The Vice Chancellor of the University for Development Studies (UDS), Professor Yakubu Haruna, has advised heads of senior high schools (SHSs) to allow students to use mobile phones while on campus.
According to him, mobile phones could be used positively to facilitate teaching and learning and enhance academic work.
ï¿½I entreat you to look for additional innovative ways to help students use the mobile phone while on campus for academic purposesï¿½, he stated.
Prof. Haruna was speaking at the 53rd annual Conference of Heads of Assisted Secondary Schools (CHASS) in Tamale in the Northern Region.
It was on the theme: ï¿½Mitigating the challenges of school administration today, the role of stakeholders.ï¿½
Prof. Haruna said the heads of schools could forge partnership with the mobile phone service providers to enable them to monitor how the students used the phones while on campus.
He said in the era of increasing dominance of a globalised digital culture through the mainstreaming of social media, managing a new ï¿½smart generation of studentsï¿½ required the collective and concerted efforts of all stakeholders.
According to Prof. Haruna, the GESï¿½s restrictions on the use of mobile phone by students in school could be reviewed to enable students to take advantage of the technology.
ï¿½As you meet today, let me call on CHASS members to deliberate and make recommendations on reforming the GES directive on mobile phone use on campus,ï¿½ he said.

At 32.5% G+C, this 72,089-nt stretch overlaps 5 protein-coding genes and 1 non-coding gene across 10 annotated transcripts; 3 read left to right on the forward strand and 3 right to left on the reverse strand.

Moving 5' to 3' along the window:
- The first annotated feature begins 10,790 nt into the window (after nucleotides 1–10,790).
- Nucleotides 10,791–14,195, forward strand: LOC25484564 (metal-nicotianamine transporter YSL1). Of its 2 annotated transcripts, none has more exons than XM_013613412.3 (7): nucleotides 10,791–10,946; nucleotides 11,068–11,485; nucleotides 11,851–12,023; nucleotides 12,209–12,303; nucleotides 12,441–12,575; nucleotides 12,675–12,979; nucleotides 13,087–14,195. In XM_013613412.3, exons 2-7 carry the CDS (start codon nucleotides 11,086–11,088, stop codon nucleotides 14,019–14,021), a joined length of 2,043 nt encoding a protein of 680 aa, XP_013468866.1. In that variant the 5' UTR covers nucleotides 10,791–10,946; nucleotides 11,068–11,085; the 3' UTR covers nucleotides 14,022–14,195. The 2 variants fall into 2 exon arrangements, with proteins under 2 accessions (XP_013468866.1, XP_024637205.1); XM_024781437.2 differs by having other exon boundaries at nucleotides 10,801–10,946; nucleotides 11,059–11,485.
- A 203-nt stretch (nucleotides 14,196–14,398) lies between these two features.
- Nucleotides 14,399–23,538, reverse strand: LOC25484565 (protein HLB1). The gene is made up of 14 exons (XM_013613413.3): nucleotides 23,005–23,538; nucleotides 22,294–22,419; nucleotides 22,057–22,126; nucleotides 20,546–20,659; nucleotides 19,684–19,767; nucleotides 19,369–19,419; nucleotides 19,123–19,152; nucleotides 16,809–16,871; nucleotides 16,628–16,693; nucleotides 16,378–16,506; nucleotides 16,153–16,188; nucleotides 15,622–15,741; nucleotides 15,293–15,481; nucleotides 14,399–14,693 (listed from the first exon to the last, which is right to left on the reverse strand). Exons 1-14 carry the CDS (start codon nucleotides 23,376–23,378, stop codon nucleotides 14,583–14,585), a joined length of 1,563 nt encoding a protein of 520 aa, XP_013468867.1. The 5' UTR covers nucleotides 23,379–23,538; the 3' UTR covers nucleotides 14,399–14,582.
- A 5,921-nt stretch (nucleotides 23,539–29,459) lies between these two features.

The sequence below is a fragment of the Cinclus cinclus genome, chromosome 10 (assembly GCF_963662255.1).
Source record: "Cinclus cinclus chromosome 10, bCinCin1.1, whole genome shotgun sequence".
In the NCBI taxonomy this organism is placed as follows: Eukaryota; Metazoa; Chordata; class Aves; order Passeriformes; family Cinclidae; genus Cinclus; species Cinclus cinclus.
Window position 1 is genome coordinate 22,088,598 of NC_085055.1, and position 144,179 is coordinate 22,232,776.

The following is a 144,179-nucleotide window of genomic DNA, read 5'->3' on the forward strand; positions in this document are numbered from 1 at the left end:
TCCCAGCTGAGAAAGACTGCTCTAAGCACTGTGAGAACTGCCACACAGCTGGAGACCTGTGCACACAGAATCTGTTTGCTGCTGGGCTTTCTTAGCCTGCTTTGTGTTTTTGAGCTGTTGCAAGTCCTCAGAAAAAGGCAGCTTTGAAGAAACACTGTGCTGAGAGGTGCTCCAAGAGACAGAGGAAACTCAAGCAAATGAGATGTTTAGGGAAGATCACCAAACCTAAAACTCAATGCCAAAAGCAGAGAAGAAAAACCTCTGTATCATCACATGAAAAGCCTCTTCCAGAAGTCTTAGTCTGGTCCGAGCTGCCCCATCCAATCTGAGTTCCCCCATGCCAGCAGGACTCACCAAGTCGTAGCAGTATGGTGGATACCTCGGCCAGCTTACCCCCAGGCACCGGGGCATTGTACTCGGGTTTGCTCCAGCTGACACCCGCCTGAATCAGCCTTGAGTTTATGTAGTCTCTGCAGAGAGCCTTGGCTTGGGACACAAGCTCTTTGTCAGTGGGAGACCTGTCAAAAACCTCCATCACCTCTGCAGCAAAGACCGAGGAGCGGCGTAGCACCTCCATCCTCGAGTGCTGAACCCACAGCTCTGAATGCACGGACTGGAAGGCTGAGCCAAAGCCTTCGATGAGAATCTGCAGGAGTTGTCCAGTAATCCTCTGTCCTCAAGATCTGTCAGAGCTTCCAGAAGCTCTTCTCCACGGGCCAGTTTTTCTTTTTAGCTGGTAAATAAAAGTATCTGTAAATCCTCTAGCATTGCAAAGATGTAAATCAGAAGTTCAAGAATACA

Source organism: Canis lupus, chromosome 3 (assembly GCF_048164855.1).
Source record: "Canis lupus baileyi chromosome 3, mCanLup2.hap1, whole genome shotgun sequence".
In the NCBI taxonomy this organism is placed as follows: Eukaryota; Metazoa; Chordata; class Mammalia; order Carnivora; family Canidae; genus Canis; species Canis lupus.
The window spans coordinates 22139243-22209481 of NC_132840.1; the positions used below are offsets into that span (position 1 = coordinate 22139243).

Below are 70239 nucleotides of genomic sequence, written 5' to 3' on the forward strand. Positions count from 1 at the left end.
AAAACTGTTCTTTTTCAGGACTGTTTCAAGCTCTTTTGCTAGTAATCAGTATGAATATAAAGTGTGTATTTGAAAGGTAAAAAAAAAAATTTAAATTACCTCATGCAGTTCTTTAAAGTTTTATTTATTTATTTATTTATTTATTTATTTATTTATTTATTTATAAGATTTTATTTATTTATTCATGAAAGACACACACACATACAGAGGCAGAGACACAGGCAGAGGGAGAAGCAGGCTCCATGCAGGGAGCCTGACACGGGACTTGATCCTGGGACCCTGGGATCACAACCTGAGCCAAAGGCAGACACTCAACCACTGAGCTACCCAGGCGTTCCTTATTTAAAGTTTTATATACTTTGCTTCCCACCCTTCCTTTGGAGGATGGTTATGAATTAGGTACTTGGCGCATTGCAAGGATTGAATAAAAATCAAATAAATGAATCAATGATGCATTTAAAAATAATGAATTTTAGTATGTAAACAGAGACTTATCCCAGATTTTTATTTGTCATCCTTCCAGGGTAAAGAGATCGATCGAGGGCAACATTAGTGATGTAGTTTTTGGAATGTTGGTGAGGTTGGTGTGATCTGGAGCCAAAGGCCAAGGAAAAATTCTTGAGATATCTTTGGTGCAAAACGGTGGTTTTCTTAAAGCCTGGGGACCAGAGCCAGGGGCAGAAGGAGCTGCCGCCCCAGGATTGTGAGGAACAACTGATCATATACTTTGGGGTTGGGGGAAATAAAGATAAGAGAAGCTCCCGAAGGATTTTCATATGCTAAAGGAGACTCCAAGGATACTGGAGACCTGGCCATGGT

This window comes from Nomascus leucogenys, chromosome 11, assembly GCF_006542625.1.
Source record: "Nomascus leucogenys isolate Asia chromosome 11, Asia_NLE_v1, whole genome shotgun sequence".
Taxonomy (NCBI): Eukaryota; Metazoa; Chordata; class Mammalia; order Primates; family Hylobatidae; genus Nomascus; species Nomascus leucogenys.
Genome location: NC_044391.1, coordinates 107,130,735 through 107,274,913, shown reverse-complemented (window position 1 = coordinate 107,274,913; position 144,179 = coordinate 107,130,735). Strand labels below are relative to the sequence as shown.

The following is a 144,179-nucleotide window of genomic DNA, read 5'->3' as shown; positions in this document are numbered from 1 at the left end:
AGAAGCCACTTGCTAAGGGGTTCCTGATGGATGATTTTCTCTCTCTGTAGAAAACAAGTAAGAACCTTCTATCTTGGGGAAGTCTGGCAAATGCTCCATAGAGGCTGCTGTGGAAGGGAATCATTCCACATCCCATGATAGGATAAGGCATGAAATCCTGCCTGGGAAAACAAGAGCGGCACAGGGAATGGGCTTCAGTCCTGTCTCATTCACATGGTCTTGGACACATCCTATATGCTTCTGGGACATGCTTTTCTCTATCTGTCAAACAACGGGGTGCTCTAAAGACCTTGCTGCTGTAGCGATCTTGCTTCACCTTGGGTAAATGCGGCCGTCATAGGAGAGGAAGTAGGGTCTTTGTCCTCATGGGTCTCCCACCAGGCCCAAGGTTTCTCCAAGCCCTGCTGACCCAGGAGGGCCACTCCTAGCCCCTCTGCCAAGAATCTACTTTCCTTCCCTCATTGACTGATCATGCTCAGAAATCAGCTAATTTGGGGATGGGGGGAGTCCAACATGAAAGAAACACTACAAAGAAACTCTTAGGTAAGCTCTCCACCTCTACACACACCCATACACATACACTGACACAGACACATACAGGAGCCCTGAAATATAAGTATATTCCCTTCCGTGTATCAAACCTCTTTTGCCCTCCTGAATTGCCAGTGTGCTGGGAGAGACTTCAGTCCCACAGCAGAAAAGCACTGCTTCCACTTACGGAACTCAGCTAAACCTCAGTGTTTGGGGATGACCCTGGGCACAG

He, however, entreated teachers to keep themselves updated on current technologies so that they can effectively control the use of such technologies by students.
ICT teachers trained
In her address, the Minister of Education, Professor Naana Jane Opoku-Agyemang said so far more than 31,000 teachers had been trained in the use of Information and Communications Technology (ICT) across the country.
She said the rationale behind the training was to encourage teachers to be conversant with the use of modern technologies in teaching ICT.
Mathematics and science
Prof. Opoku-Agyemang expressed unhappiness about what she described as the lack of enthusiasm among students for the study of mathematics and science subjects, pointing out that teachers ought to find innovative ways to teach the subjects to make them more interesting for their students.
The newly elected President of CHASS, Mrs Cecilia Kwakye Coffie, said the delay in the payment of absorbed fees and feeding grants by the government was a major challenge for the heads of second-cycle institutions in the country.
According to her, for more than two terms, the absorbed fees had not been paid by the government. She suggested that if the authorities were finding it difficult to pay the absorbed fees to the schools, then a decision should be taken to include these items on studentsï¿½ bills as was the case in the past.
Levies and meters
Mrs Coffie, who is also the headmistress of Winneba Senior High School appealed to the government to decentralise the approval of levies in schools to district directors of education.
According to her, the situation where only the Director General of GES approved all levies for all schools across the country created a lot of inconvenience for some schools, especially those in the remote areas.
She also appealed to the government to direct the Electricity Company of Ghana (ECG) to replace all the commercial meters installed in some SHSs with residential meters since the schools were not commercial entities.
The chairman for the occasion, Ambassador Abdulai Yakubu, the chief of Sagnarigu, called on stakeholders to provide the needed support to the heads of institutions to enable them to work effectively.
Source: Daily Graphic
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